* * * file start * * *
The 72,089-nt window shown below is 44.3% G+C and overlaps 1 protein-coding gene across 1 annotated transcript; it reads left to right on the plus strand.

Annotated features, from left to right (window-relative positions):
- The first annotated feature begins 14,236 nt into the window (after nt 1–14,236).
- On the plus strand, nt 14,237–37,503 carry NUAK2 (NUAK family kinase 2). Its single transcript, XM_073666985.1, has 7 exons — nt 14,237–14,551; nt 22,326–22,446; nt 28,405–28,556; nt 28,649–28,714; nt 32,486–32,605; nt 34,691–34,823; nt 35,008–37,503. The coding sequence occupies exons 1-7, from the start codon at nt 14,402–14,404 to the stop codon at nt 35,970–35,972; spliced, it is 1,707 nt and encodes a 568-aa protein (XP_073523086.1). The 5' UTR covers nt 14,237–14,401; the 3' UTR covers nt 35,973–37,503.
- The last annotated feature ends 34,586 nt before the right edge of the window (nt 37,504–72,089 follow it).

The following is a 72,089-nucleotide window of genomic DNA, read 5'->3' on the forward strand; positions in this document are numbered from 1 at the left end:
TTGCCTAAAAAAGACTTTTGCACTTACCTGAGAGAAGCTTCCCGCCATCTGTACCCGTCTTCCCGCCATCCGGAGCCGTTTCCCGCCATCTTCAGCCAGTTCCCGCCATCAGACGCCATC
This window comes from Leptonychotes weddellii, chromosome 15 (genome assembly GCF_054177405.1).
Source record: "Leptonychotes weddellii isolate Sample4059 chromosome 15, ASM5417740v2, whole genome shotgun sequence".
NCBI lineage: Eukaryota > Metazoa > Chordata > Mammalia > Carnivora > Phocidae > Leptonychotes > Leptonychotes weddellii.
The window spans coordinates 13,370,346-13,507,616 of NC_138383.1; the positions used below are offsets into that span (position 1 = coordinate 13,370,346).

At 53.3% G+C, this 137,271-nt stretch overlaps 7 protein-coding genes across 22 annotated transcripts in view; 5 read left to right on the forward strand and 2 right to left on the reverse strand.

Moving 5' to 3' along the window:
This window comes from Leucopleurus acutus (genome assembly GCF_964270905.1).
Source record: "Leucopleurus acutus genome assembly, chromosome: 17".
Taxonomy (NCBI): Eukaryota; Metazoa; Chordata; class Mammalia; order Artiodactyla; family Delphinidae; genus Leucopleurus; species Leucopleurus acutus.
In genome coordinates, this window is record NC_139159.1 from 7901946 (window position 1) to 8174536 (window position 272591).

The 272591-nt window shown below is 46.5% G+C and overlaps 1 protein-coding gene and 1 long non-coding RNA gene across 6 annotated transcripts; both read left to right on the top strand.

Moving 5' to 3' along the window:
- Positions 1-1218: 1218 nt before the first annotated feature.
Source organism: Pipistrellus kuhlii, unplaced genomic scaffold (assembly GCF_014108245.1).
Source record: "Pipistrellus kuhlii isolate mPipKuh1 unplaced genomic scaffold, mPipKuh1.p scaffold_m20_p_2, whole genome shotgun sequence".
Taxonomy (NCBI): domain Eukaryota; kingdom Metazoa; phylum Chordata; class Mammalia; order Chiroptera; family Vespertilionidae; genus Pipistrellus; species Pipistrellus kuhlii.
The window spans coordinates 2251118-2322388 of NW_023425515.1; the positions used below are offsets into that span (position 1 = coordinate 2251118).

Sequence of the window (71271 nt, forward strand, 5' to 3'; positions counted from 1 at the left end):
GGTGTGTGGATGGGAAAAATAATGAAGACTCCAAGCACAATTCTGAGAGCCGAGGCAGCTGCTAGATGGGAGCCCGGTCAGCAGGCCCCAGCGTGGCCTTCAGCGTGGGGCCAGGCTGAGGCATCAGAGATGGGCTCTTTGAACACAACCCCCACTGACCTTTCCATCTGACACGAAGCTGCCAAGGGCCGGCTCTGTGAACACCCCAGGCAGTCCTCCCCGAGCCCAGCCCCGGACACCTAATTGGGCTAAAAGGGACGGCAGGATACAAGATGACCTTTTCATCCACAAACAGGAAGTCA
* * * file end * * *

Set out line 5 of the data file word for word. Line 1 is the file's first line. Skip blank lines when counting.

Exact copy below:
- The last annotated feature ends 34,586 nt before the right edge of the window (nt 37,504–72,089 follow it).